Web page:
What is the pathophysiology of delirium in cocaine toxicity?

Updated: Dec 31, 2020
  • Author: Lynn Barkley Burnett, MD, EdD, JD; Chief Editor: Sage W Wiener, MD  more...
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Patients presenting with agitated delirium, also known as excited delirium, are at high risk for sudden death, with a fatality rate of approximately 10%. [16] Agitated delirium is a common presentation in patients dying from cocaine toxicity. Of cocaine-associated deaths investigated by the Medical Examiner's Department of Metropolitan Dade County, Florida, between 1979 and 1990, excited delirium was the terminal event in approximately 1 of every 6 fatalities. Patients with excited delirium had an immediate onset of bizarre and violent behavior, which included aggression, combativeness, hyperactivity, hyperthermia, extreme paranoia, unexpected strength, and/or incoherent shouting. All of these were followed by cardiorespiratory arrest. [15]

Although heart weight, ventricular hypertrophy, and past MI are not risk factors, repeated binges of cocaine use are associated with fatal excited delirium, with a kindling effect proposed as a mechanism. [17] The frequency of use that increases risk has, however, not been determined.

Individuals with excited delirium may be more sensitive to the life-threatening effects of catecholamine surges than other cocaine users. Excited delirium appears to be generated by increased intrasynaptic dopamine concentrations resulting from a defect in the regulation of the dopamine transporter. Cocaine recognition sites on the striatal dopamine transporter are increased in users without excited delirium compared with drug-free controls. Persons dying from excited delirium have no such increase; therefore, they may have problems in clearing dopamine from the synapses, a condition that can easily result in agitation and delirium.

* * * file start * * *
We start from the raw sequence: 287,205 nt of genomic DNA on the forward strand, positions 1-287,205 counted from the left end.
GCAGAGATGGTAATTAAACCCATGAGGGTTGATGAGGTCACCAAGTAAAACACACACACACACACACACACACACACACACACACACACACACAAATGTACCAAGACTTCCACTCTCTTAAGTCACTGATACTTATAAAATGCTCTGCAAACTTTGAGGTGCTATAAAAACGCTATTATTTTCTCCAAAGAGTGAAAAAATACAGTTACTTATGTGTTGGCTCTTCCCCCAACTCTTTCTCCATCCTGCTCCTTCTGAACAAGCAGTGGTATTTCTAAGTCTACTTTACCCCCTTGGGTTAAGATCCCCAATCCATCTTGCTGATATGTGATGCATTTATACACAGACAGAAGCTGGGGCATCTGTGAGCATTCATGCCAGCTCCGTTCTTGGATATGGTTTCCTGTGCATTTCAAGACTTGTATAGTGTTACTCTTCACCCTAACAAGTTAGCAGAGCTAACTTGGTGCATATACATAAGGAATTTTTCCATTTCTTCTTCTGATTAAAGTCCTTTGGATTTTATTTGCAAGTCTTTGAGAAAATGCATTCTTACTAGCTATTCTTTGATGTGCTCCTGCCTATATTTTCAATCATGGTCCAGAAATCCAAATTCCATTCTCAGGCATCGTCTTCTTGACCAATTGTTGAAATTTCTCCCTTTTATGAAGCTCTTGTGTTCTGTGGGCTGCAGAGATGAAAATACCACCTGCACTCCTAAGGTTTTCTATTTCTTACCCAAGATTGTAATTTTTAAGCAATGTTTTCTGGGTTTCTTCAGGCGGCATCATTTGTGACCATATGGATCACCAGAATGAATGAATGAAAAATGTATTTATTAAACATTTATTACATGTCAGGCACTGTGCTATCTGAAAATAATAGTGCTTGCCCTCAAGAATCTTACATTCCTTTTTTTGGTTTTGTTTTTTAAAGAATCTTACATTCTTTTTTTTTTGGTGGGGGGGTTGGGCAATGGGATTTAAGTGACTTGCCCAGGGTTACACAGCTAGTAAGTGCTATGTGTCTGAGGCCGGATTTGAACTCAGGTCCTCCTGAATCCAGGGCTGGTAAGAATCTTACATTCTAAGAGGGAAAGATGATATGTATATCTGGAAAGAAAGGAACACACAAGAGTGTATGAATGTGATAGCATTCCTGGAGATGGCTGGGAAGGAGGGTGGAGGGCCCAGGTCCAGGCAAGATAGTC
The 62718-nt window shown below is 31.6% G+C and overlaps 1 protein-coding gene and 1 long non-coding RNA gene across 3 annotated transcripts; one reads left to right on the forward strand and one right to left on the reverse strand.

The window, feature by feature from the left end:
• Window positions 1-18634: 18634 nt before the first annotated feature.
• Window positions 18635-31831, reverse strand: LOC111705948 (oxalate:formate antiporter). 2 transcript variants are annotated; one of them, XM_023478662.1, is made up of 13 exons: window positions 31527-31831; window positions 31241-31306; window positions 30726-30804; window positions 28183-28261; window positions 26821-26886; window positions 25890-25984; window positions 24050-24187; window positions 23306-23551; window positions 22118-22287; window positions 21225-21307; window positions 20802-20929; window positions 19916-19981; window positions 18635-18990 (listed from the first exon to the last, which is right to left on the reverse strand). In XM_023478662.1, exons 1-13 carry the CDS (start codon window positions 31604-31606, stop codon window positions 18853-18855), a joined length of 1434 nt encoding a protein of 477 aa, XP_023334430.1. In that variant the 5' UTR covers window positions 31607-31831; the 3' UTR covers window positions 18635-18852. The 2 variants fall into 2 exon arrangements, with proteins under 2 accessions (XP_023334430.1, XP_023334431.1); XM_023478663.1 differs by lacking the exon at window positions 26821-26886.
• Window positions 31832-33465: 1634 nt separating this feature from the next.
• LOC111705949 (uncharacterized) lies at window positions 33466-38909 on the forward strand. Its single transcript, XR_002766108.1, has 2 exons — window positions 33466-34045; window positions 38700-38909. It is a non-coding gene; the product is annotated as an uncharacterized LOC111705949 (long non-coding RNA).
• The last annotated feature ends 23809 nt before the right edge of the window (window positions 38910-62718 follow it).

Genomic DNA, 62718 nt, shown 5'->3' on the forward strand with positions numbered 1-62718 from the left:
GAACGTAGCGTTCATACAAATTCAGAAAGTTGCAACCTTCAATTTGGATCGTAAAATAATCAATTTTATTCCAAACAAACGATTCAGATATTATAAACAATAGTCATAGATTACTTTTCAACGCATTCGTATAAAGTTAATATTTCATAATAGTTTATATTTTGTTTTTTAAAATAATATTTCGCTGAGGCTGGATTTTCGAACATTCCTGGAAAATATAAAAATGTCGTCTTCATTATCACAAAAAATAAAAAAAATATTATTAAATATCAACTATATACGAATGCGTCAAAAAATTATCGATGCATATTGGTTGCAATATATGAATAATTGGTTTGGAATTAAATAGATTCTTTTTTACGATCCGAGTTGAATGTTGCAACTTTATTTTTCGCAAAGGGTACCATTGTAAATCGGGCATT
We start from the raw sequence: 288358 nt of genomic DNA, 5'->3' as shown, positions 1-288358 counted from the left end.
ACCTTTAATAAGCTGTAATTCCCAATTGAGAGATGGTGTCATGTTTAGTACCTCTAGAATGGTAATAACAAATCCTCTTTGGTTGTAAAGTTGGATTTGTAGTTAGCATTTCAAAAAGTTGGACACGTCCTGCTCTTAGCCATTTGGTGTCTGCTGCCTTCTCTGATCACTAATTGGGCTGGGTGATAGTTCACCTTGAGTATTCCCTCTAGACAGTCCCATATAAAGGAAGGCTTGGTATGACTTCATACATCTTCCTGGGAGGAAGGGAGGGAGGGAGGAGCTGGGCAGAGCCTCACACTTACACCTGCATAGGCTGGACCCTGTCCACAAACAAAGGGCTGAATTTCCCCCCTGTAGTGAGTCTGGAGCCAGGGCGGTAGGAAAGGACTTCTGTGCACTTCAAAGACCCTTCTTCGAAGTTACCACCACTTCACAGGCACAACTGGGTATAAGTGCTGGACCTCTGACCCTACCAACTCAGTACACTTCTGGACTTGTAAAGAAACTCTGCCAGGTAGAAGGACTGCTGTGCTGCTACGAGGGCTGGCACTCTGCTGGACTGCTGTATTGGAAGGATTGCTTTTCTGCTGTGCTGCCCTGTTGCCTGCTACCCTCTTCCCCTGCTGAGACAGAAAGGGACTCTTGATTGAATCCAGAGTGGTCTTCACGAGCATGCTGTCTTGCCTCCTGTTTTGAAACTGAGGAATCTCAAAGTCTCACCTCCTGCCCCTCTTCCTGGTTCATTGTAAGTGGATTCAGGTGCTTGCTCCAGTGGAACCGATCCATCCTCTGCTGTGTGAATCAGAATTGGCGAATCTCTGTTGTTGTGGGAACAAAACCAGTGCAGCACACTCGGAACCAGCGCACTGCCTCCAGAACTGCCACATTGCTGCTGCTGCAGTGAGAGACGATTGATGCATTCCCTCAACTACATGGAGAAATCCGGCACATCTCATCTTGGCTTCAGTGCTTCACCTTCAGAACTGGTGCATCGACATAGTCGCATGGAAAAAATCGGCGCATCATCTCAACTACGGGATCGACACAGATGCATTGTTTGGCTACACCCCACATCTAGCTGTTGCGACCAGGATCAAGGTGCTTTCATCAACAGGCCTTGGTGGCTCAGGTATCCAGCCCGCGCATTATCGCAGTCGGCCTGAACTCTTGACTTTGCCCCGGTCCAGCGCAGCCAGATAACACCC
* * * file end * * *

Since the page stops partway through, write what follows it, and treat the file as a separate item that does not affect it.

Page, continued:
Hyperthermia, which may also be caused by downregulation of dopamine receptors, increases the incidence of fatal excited delirium. Death from excited delirium is more common in the summer months than at other times (55% vs 33% for other accidental cocaine toxicity deaths); therefore, high ambient temperature and humidity may play roles in the development of hyperthermia. An independent risk factor for fatal excited delirium is a body mass index (weight in kilograms/height in square meters) in the upper 3 quartiles, with the risk appearing to increase after a threshold is exceeded rather than in a dose-response fashion.

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